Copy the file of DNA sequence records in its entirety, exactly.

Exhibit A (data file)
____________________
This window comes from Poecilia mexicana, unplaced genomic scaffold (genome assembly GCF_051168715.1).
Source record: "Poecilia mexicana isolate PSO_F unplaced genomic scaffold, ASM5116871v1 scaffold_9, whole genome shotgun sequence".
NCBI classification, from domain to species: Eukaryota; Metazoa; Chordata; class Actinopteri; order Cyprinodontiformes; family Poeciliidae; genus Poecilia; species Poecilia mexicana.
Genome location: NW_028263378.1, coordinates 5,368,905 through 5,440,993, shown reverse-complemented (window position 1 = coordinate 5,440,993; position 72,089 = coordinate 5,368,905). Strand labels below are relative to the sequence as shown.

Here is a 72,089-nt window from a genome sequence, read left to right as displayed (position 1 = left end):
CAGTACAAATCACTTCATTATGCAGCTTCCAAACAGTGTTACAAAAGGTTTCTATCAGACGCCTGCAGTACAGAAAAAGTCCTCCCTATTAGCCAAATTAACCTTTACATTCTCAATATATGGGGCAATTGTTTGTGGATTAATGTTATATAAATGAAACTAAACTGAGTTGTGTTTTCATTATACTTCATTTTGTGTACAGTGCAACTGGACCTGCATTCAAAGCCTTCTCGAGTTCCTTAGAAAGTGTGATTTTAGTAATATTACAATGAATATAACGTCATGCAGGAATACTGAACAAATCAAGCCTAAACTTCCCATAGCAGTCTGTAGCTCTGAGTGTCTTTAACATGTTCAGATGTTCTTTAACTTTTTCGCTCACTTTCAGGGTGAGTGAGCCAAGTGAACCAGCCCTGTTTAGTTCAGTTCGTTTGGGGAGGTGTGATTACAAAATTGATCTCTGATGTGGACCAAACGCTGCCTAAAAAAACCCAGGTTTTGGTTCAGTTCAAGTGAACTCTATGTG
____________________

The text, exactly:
This window comes from Poecilia mexicana, unplaced genomic scaffold (genome assembly GCF_051168715.1).
Source record: "Poecilia mexicana isolate PSO_F unplaced genomic scaffold, ASM5116871v1 scaffold_9, whole genome shotgun sequence".
NCBI classification, from domain to species: Eukaryota; Metazoa; Chordata; class Actinopteri; order Cyprinodontiformes; family Poeciliidae; genus Poecilia; species Poecilia mexicana.
Genome location: NW_028263378.1, coordinates 5,368,905 through 5,440,993, shown reverse-complemented (window position 1 = coordinate 5,440,993; position 72,089 = coordinate 5,368,905). Strand labels below are relative to the sequence as shown.

Here is a 72,089-nt window from a genome sequence, read left to right as displayed (position 1 = left end):
CAGTACAAATCACTTCATTATGCAGCTTCCAAACAGTGTTACAAAAGGTTTCTATCAGACGCCTGCAGTACAGAAAAAGTCCTCCCTATTAGCCAAATTAACCTTTACATTCTCAATATATGGGGCAATTGTTTGTGGATTAATGTTATATAAATGAAACTAAACTGAGTTGTGTTTTCATTATACTTCATTTTGTGTACAGTGCAACTGGACCTGCATTCAAAGCCTTCTCGAGTTCCTTAGAAAGTGTGATTTTAGTAATATTACAATGAATATAACGTCATGCAGGAATACTGAACAAATCAAGCCTAAACTTCCCATAGCAGTCTGTAGCTCTGAGTGTCTTTAACATGTTCAGATGTTCTTTAACTTTTTCGCTCACTTTCAGGGTGAGTGAGCCAAGTGAACCAGCCCTGTTTAGTTCAGTTCGTTTGGGGAGGTGTGATTACAAAATTGATCTCTGATGTGGACCAAACGCTGCCTAAAAAAACCCAGGTTTTGGTTCAGTTCAAGTGAACTCTATGTG